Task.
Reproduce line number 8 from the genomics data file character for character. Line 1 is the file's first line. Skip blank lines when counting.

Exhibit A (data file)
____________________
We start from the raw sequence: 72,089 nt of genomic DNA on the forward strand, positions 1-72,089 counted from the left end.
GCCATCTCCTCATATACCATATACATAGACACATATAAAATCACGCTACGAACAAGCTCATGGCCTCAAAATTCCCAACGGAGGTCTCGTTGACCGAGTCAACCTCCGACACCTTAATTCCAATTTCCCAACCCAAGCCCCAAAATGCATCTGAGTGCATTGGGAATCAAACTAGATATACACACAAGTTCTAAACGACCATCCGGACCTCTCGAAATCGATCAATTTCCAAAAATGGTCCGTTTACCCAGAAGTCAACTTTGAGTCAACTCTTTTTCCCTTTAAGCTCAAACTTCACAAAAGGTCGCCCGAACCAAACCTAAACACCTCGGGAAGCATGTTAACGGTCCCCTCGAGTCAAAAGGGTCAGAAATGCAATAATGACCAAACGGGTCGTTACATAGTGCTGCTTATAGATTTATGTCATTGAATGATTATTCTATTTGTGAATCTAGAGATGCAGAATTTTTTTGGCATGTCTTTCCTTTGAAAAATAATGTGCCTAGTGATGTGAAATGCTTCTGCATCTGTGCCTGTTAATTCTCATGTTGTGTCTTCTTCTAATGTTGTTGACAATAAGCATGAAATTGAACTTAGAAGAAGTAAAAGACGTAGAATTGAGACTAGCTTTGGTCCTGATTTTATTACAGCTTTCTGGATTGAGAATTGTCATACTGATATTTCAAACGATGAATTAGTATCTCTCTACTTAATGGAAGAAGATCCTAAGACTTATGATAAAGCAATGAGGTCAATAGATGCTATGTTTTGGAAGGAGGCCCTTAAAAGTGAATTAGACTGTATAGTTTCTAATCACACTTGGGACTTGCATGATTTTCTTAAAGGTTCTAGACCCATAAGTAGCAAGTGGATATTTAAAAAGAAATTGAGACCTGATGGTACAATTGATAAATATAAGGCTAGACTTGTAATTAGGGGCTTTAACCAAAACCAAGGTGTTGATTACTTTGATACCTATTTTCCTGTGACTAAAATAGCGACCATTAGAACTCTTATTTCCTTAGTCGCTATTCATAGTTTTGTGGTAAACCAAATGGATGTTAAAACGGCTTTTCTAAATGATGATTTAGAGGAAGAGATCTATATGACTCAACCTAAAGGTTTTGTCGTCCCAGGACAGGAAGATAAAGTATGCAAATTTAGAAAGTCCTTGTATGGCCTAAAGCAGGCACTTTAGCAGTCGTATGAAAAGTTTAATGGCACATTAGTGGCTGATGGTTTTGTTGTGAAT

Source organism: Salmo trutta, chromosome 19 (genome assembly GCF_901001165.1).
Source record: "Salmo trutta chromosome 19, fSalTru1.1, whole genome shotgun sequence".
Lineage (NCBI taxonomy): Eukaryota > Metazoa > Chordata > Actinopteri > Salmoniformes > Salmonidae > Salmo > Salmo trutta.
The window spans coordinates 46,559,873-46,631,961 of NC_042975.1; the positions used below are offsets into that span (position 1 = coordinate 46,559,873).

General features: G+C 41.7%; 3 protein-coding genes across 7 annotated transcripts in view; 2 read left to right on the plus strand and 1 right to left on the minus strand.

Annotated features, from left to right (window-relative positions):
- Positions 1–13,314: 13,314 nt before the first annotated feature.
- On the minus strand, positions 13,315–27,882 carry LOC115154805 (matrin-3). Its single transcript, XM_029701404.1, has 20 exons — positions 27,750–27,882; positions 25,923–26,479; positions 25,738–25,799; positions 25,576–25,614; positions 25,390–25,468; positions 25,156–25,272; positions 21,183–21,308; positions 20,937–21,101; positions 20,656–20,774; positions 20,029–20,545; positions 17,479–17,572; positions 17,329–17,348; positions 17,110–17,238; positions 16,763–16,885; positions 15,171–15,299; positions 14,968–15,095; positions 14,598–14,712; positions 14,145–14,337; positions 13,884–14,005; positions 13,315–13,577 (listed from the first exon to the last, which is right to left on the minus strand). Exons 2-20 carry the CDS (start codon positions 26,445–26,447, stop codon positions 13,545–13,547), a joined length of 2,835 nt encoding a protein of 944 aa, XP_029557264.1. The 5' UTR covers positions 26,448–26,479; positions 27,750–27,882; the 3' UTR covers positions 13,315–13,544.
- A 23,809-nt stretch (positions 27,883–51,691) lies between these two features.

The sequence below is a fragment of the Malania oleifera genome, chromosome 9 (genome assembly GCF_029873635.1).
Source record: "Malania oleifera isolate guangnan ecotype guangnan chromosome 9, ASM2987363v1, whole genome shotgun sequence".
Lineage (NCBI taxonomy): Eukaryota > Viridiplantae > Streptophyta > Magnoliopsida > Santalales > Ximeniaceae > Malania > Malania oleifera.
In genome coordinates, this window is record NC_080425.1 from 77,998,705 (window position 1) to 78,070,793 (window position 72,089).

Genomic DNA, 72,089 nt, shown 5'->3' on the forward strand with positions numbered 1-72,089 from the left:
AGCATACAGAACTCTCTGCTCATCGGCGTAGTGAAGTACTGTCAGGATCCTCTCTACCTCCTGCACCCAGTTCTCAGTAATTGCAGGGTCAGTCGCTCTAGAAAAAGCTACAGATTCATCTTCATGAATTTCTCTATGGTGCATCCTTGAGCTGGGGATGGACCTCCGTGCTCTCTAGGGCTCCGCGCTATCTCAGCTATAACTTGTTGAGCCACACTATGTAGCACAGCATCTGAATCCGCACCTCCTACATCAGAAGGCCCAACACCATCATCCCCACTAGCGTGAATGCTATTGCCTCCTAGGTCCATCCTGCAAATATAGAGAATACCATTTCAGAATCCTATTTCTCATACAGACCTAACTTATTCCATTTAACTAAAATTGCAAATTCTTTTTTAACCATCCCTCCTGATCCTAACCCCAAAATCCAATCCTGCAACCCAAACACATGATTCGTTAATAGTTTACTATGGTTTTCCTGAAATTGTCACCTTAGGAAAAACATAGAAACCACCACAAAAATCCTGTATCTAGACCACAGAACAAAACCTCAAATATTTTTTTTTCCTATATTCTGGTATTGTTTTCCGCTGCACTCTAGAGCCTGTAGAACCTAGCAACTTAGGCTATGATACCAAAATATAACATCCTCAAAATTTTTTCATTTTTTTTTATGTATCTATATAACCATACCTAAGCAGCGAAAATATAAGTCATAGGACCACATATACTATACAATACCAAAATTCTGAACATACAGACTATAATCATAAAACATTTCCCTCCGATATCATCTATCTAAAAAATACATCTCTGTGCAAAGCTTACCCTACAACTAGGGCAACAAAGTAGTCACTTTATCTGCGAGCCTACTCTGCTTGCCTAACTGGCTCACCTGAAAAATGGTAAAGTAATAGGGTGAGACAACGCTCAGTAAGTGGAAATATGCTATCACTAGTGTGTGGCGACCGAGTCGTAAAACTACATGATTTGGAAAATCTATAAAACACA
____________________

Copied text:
Annotated features, from left to right (window-relative positions):